But that's probably not the main reason I am, from time to time, in hate with the music I play.

Comedian Louis C.K. told a story while speaking at a memorial service for George Carlin, and it affected me. He explained that he'd developed a comedy routine over a period of 15 years, and kept doing it over and over, and eventually grew to hate it. At the same time, he was understandably frightened to throw it all away and start fresh. But that's exactly what he did, and it's become his pattern ever since... create new material, hone it over the course of a live tour, have it culminate in the form of a big special, and then... toss it. Even if it was great. Perhaps especially if it was great.

Louis did the same routine for 15 years, and then threw it in the trash. I admire that. It's terrifying, but I know where he was coming from.

You're Going To Throw Away All Of Your Songs???
What are you, nuts? No, of course not. Music is different from comedy, or any other art form for that matter. There's nothing wrong with the songs I've been performing, in some cases for most of my life. But if I have a goal for my live performances, it's going to be to continually add more material, both originals and covers, and keep expanding my repertoire. It's going to be to not give in to the understandable desire to play it safe.

An important note: this has nothing to do with musical styles or genres, or keeping up with "new" music. I could give a shit whether a song was created in 2017 or 1817 or 1317, or any time in between. I have zero concern about trying to sound like whatever is playing on people's Internet streams and car radios right now. If anything, I'm even further removed from that kind of effort. My only inspiration is to stay inspired, and I'd rather accept the nervousness of performing fresh material than face the inevitable burnout of only doing the stuff that's so easy for me to do.

You'll continue to hear the stuff that you enjoy, I promise. But there will also be more and more stuff you haven't heard me do before. You might like some of it, and you might hate other parts of it, but either way, we'll all get to walk that tightrope together. That pile may look big right now, but as far as I'm concerned, I haven't even scratched the surface of what might be possible if I stay open and try out stuff that you'd never imagine some guy with his acoustic guitar turning into an enjoyable and memorable listening experience.

Saturday, June 24, 2017

Second Life Music Festival at SL14B (06.23.17)

A huge crowd listens to me performing on an amazing build at SL14B's Second Life Music Fest. Photo by Thea Dee.

It's funny, the way things go.

As Robert Burns once wrote, "The best laid plans of mice and men often go awry." My plans, as of a week ago, were to do four shows in six days. I'm happy to say that I made it through three of them, and each of those was outstanding. And then I awoke today feeling horribly sick, and had to cancel the fourth and final show, which was to be at Elysium City of Templemore. Neither my voice nor -- perhaps more importantly for my kind of show, my energy level -- was nearly up to the task. However, I'm not here to dwell on the one show that didn't happen. Instead, let's talk about yesterday's excellent gig for the Second Life Music Fest at SL14B.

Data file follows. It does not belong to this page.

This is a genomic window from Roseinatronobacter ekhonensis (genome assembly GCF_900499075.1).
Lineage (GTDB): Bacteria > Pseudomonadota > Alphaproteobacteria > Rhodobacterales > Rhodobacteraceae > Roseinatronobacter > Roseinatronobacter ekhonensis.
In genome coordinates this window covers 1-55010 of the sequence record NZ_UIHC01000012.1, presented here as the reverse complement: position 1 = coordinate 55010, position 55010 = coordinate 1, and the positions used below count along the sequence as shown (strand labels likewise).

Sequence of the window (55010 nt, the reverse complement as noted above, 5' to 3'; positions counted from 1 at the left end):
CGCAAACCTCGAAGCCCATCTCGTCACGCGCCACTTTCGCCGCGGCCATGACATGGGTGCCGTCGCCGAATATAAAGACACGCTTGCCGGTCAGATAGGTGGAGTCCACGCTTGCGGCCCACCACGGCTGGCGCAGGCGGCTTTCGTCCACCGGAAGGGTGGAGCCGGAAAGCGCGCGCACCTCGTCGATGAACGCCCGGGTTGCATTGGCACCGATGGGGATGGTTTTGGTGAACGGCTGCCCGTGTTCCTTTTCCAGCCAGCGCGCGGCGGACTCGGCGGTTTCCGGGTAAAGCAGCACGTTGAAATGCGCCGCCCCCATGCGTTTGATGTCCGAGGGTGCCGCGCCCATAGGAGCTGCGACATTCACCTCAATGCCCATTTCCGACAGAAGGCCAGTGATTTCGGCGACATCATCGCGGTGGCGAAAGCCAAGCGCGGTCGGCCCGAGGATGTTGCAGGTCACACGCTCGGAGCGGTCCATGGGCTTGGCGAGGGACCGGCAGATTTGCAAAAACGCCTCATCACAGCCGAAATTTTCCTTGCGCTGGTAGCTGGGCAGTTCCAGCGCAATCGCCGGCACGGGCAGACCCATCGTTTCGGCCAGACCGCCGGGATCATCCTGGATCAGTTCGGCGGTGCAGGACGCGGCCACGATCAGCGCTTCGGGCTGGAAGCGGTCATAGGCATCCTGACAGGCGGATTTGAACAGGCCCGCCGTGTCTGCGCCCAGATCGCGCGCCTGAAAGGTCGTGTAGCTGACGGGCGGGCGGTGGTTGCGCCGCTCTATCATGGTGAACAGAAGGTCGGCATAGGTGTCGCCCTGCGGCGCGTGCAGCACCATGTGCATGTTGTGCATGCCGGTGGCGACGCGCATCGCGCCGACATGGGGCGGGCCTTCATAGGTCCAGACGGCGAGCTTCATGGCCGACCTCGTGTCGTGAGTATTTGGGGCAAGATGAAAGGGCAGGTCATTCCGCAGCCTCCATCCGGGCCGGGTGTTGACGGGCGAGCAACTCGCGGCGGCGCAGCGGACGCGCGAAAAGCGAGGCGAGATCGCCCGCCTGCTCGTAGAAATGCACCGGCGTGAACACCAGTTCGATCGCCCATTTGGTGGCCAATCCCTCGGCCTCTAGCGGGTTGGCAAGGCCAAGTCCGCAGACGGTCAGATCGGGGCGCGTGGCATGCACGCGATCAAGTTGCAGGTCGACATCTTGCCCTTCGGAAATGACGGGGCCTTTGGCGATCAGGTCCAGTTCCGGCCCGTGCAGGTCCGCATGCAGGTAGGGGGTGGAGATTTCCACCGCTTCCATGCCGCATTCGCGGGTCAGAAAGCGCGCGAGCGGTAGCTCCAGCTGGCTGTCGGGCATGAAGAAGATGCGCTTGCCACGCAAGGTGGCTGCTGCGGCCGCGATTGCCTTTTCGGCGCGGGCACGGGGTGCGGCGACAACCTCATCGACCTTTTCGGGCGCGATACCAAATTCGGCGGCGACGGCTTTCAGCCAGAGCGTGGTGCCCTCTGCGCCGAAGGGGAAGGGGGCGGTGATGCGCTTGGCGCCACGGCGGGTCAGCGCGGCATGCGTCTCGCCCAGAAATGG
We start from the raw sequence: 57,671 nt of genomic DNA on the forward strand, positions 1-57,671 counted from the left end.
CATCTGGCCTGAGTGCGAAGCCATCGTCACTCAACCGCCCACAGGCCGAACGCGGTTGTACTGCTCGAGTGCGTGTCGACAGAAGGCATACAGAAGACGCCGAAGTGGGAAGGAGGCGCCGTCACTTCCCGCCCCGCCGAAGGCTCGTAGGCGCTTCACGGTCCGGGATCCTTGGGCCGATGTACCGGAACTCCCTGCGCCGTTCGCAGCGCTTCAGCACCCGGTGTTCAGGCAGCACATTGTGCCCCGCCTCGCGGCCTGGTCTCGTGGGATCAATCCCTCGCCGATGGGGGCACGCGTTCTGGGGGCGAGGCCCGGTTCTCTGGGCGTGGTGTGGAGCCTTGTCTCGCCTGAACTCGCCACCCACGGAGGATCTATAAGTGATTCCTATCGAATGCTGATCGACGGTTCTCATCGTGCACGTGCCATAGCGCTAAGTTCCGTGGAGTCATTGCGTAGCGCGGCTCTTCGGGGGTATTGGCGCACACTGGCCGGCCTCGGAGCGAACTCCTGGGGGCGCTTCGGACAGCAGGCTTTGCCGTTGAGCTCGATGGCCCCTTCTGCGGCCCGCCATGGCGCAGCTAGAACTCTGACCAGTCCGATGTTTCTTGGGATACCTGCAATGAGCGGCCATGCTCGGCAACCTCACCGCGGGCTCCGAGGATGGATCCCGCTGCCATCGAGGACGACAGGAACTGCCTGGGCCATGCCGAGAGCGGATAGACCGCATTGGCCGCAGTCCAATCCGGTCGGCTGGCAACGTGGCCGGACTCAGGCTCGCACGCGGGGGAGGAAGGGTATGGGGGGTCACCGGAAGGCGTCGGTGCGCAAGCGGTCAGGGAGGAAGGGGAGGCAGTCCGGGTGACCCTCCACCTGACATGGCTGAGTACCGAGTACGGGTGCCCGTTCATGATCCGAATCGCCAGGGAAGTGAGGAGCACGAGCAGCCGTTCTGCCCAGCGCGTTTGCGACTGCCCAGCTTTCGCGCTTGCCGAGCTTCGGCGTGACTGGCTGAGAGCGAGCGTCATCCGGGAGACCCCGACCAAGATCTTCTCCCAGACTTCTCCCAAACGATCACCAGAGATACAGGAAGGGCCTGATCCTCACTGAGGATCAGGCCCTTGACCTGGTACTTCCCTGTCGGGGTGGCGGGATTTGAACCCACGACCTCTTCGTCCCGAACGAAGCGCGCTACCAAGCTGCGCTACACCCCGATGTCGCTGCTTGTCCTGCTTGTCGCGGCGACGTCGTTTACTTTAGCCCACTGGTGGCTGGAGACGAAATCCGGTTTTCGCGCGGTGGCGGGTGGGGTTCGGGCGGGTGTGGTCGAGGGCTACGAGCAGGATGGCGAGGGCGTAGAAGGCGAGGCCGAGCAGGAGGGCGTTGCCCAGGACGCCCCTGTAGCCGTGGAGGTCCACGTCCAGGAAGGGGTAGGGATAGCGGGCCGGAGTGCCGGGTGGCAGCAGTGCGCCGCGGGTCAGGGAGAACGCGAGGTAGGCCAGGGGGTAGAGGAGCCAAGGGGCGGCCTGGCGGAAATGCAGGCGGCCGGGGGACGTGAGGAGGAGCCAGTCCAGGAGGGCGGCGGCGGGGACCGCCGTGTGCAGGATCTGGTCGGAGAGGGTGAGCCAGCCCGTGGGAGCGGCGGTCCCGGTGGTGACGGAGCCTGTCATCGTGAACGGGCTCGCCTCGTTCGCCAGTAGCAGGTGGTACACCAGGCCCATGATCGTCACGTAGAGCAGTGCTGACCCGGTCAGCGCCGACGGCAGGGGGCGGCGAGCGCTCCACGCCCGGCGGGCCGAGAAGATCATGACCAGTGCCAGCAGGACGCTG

Some background: a couple of years ago, in 2015, I performed at the first official Second Life Music Fest. I found it to be a really cool experience. A couple of months ago, I got a message from Xiola Linden, the lead community manager for Linden Lab. She wanted to know if I'd be interested in performing at this year's event as part of the SL14B festivities.

It's interesting because as most of you know, I'd been performing less in Second Life over the past year or so than any time going back to my start in 2006. The reason was simply that I have limited time to devote to musical activities, and creating my band They Stole My Crayon's debut album had chomped up many of the hours that I could have previously used to do live shows in SL and otherwise. When Xiola sent her invitation, I had to think twice as to whether or not I was a good choice to represent Second Life musical artists at this big show.

Me, performing live at Second Life Music Fest. Photo by Thea Dee.

By happenstance, I'd recently told my manager Maali Beck that we could start gradually ramping up my shows in SL. The band's album was successfully released last year, so I was cool with getting back into playing more frequent SL gigs. Well, who knows why these things happen, but it was shortly after Xiola contacted me that Maali booked some new venues for me, and other things started popping up to the point that I suddenly had four shows in six days lined up. So, any concern I might have had about about my validity as a proper representative of SL music was kind of out the window.